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I want to have a flash file (.swf) in my beamer document on a Linux machine, using pdfLaTeX and Evince.

Is there a way to make a link to that file which runs an external player or even better, is it possible to embed it into my presentation?

For the first option I tried

\href{run:/usr/bin/gnash /tmp/test.swf}{test}

which gives me the error

Failed to open "/usr/bin/gnash /tmp/test.swf"
Error stating file '/usr/bin/gnash /tmp/test.swf': No such file or directory.

(however \href{run:/usr/bin/gnash}{test} starts just gnash).

For the second I know the flashmovie package. However I want use Evince as PDF viewer and not Adobe Reader.


Finally I just used \href{run:/tmp/test.swf}. I think if you open this by Evince the correct application to open the .swf file is chosen by gnome-open. If you use okular I guess it is kde-open. To avoid possible configuration problems with those openers and to have more control, I think it would be much better to have a way to specify the application which should open my file (in my case gnash) as I tried in my question above. So if there are any ideas ...

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have a look at this link. It's a similar question that I have asked. Hope it helps. – Bill Mar 17 '12 at 21:18
@Bill Thanks, but I don't see, how this solves my problem – student Mar 18 '12 at 10:00
no problem, thought it might help. – Bill Mar 18 '12 at 21:35
@student Please convert your comment either into an answer or into additional information in the question (as you feel is appropriate). – Joseph Wright Mar 26 '12 at 7:31

2 Answers 2

up vote 2 down vote accepted

This is actually to do with the PDF renderer, not TeX. I don't have gnash installed, nor any flash files to hand, but I tested with the following file:



With evince then the second link opened my department homepage, as expected, but the first produced the error:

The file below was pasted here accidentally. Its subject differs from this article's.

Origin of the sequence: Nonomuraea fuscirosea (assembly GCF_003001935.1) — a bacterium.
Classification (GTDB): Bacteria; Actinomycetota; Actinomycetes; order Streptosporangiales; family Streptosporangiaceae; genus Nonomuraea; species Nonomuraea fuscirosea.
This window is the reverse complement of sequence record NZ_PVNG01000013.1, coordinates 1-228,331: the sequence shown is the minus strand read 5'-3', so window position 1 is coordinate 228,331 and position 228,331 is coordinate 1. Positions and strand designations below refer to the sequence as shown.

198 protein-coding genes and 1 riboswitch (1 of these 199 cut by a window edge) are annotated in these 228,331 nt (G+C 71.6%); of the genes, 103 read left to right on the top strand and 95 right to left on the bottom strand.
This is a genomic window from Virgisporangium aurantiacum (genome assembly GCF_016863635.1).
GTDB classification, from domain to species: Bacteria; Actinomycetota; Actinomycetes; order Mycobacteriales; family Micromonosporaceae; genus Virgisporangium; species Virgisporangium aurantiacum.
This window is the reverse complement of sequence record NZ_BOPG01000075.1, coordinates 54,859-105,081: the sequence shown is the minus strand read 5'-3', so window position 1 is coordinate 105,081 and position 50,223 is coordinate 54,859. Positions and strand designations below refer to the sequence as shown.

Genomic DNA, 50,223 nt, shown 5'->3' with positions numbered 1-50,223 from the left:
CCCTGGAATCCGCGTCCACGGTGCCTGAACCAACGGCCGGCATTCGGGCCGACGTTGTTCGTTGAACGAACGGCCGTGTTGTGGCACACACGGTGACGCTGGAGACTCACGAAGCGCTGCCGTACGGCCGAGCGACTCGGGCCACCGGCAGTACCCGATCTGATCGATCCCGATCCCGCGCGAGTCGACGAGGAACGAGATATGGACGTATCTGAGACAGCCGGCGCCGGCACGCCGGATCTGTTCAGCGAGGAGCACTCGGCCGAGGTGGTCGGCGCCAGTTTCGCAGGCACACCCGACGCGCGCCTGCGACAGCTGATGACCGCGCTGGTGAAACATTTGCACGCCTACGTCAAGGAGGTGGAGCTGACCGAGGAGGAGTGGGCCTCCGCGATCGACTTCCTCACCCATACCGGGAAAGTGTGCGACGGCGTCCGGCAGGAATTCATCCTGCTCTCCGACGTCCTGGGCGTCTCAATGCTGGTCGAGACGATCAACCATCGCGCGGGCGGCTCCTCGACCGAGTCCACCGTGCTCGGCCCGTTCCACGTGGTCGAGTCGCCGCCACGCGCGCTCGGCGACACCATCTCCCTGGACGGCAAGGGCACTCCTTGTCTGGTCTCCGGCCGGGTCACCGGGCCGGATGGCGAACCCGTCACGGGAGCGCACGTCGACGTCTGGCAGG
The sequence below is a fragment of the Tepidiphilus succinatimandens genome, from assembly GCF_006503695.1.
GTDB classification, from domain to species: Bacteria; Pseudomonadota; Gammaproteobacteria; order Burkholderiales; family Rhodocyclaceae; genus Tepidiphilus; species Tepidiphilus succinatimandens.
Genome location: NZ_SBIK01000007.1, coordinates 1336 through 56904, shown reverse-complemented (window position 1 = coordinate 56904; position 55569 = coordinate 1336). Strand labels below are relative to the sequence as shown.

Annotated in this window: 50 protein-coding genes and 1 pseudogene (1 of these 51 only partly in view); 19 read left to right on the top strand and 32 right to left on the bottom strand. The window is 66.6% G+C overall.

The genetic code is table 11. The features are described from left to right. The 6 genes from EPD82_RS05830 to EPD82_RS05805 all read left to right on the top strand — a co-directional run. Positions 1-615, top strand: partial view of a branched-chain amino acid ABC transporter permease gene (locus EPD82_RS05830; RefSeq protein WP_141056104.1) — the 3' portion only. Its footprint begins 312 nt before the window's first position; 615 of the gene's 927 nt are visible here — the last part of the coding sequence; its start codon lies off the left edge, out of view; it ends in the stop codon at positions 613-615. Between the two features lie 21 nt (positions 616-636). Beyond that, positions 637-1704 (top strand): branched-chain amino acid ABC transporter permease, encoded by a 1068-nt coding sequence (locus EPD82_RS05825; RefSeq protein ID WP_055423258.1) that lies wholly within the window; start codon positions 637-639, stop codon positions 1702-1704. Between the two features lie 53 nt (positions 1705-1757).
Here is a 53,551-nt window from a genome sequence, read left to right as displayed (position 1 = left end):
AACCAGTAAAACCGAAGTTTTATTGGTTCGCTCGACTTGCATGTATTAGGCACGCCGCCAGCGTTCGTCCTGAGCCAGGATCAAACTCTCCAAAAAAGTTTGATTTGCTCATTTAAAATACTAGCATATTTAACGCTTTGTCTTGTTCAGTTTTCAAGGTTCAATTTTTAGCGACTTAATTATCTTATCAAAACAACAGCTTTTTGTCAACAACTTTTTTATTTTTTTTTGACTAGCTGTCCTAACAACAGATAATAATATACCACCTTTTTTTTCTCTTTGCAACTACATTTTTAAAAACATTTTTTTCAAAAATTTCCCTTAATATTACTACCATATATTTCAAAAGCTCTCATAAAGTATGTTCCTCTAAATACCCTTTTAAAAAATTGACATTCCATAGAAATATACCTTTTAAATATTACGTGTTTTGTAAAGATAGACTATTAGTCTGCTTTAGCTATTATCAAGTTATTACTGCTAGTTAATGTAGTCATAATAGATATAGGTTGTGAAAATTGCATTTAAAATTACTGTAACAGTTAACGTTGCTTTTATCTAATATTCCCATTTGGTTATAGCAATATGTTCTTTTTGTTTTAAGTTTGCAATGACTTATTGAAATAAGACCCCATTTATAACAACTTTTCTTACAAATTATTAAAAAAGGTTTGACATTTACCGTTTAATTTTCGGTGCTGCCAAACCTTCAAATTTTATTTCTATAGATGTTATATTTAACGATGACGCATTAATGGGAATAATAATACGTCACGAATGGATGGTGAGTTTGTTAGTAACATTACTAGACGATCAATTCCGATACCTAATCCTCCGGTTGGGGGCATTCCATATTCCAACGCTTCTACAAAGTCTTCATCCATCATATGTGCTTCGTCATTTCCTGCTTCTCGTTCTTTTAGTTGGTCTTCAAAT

Error stating file `/path/to/directory/where/I/launched/evince/firefox http:/': No such file or directory

So clearly evince is trying to launch a program in its current directory called firefox (well, modulo disappearing slashes).

However, when I try this with xpdf, my usual PDF reader, then when I click on the link it says:

About to execute the command: firefox &

and asks me if I really want to do this. If I click "OK" then I get what I expect. This experiment suggests that there is some latitude in what the viewer gets to do.

Looking at the resulting PDF file, I see the following:

4 0 obj
<</Border[0 0 1]/Subtype/Link/C[0 .7 .7]/A<</F(firefox>>/Type/Annot/Rect[147.716 656.239 178.213 665.15]/H/I>>
5 0 obj
<</Border[0 0 1]/Subtype/Link/C[0 1 1]/A<</URI(>>/Type/Annot/Rect[179.541 656.239 210.038 665.15]/H/I>>

(Note that the slashes are as they should be). So a run: directive gets converted to a Launch action, and an http: directive to a URI action.

Looking at the PDF specs (or at least, Adobe's free copy thereof) I learnt more than I wanted to about the internals of PDFs, including launch actions. These are detailed in Section (p422, internal numbering, p430, external). What is interesting is that some parts of this have the tag "not yet defined". Whilst I don't think that these are relevant here (as they refer to OS-specific features and these aren't used), I think that this implies that the specification here might be subject to revision as unusual use-cases appear. (Seeing this just after reading about Windows behaviour with spaces in program names is an interesting juxtaposition.)

So my inference (and it is nothing more) is that exactly what a PDF viewer does when it encounters a "Launch" action is pretty much up to that viewer. Unfortunately, this includes whether to regard the string as a single command name or to break it up. Actually, I suspect that the question is whether to pass it to the relevant open command (or maybe the shell) as a quoted string or not.

To avoid this, I recommend writing a small script that calls the flash viewer on your program. Something like:

!# /bin/sh
/usr/bin/gnash test.swf

and then call that from within your file.

With a bit of \write trickery, you could even get tex to create that file itself.

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Can you give an example of how to use the \write thing in this case? – student Jun 24 '13 at 18:06
@student Easiest would actually be to use the filecontents package. – Loop Space Jun 24 '13 at 19:10

You can try to use the movie15 package, it supports .swf and you should be able to play the animation inside Adobe Reader or impressive. You can install it via apt-get, as it needs a plethora of dependencies.

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the movie15 package is obsolete, consider using package midia9 – Pig Cry Apr 19 '12 at 11:12

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